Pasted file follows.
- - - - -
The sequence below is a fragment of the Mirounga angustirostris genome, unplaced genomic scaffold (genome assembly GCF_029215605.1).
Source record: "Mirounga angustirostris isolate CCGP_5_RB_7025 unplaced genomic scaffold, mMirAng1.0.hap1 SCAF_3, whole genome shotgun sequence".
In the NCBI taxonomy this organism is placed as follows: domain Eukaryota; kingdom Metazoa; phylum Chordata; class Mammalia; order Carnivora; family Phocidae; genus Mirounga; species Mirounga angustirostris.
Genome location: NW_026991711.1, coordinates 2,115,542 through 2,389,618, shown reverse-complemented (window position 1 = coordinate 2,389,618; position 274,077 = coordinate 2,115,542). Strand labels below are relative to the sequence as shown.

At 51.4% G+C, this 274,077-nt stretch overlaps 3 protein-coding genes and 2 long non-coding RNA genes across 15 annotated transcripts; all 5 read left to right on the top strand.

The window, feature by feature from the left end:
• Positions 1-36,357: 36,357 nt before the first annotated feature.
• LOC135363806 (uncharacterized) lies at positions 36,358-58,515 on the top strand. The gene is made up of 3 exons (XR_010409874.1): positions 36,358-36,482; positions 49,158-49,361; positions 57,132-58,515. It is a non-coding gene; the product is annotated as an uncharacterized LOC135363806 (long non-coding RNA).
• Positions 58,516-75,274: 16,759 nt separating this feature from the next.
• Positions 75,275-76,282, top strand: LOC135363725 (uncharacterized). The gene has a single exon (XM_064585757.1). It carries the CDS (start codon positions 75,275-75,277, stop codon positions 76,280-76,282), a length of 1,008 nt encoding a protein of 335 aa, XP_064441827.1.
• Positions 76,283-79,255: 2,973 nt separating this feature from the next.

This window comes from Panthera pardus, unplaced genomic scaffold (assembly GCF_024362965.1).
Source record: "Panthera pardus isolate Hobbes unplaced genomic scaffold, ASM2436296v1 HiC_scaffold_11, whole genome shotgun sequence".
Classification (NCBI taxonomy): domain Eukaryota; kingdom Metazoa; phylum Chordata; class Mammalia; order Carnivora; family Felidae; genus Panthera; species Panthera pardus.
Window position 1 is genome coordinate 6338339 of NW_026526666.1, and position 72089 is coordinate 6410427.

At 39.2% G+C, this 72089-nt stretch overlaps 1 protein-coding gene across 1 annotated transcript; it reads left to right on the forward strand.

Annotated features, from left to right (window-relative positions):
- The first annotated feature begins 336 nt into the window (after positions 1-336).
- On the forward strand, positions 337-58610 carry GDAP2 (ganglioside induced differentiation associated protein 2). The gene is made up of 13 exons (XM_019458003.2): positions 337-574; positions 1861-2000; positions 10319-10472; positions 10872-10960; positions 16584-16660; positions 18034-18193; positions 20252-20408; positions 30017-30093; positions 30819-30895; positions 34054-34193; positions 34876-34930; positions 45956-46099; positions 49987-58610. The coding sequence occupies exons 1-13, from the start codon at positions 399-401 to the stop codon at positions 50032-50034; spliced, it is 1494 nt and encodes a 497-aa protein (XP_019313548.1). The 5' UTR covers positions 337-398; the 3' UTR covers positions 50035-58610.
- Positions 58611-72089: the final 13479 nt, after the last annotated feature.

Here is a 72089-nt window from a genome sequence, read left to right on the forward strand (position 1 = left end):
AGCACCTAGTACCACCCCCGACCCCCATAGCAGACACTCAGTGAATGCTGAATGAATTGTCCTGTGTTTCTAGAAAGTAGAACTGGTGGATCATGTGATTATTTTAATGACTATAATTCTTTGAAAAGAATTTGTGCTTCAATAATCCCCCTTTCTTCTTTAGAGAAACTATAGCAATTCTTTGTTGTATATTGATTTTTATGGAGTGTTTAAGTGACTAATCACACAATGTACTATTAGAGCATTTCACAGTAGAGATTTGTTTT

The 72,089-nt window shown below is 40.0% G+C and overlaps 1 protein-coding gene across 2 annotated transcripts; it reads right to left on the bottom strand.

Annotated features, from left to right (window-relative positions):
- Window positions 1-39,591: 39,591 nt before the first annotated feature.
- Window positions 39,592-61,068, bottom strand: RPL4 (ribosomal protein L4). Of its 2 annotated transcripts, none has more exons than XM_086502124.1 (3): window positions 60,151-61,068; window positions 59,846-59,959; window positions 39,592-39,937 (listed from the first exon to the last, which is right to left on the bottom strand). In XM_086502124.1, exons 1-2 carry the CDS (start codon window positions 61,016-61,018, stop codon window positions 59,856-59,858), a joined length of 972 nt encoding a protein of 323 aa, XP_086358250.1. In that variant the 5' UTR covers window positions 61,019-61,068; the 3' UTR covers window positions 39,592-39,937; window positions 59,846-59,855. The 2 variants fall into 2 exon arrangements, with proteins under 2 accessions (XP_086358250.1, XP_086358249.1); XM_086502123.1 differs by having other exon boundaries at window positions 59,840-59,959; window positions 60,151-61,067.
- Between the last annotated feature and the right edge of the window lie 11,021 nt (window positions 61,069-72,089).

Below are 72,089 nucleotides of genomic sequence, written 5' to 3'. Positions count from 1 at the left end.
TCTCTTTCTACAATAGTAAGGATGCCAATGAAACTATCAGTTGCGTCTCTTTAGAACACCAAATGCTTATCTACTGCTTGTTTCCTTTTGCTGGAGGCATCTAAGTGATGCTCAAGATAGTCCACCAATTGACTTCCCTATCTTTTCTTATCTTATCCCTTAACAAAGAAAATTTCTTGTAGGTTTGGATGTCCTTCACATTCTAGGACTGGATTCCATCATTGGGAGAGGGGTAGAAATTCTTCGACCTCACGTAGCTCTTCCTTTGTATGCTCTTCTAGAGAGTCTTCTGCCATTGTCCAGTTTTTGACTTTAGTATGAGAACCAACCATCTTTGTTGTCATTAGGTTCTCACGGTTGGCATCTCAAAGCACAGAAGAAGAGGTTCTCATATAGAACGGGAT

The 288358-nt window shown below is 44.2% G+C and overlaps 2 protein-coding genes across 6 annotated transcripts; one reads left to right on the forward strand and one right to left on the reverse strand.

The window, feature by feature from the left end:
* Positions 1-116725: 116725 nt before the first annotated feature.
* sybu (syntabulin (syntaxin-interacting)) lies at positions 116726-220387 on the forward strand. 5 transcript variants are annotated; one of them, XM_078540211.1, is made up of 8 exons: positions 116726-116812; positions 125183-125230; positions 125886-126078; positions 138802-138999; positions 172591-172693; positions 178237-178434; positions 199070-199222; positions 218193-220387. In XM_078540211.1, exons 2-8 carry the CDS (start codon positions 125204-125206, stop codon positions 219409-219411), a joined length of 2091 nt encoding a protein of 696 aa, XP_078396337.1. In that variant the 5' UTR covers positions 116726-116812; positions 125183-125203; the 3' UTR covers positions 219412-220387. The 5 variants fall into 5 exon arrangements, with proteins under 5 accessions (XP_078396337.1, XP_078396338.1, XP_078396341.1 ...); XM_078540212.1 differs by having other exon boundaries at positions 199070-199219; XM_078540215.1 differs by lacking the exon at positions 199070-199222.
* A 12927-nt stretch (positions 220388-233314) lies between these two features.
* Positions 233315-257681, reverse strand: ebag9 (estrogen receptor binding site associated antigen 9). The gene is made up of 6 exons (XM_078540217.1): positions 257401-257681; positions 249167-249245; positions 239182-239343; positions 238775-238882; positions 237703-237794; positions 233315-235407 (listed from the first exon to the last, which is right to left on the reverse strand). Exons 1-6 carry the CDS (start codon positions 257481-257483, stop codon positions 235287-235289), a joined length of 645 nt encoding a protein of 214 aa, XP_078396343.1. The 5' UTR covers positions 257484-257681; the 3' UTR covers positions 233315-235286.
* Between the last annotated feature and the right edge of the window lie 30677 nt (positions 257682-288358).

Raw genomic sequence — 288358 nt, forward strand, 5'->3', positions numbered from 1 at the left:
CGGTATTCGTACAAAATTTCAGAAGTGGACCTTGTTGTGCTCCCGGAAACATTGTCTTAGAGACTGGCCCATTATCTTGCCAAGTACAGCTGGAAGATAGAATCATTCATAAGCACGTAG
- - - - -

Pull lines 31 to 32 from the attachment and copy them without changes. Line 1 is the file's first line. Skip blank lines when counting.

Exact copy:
The window, feature by feature from the left end:
* Positions 1-116725: 116725 nt before the first annotated feature.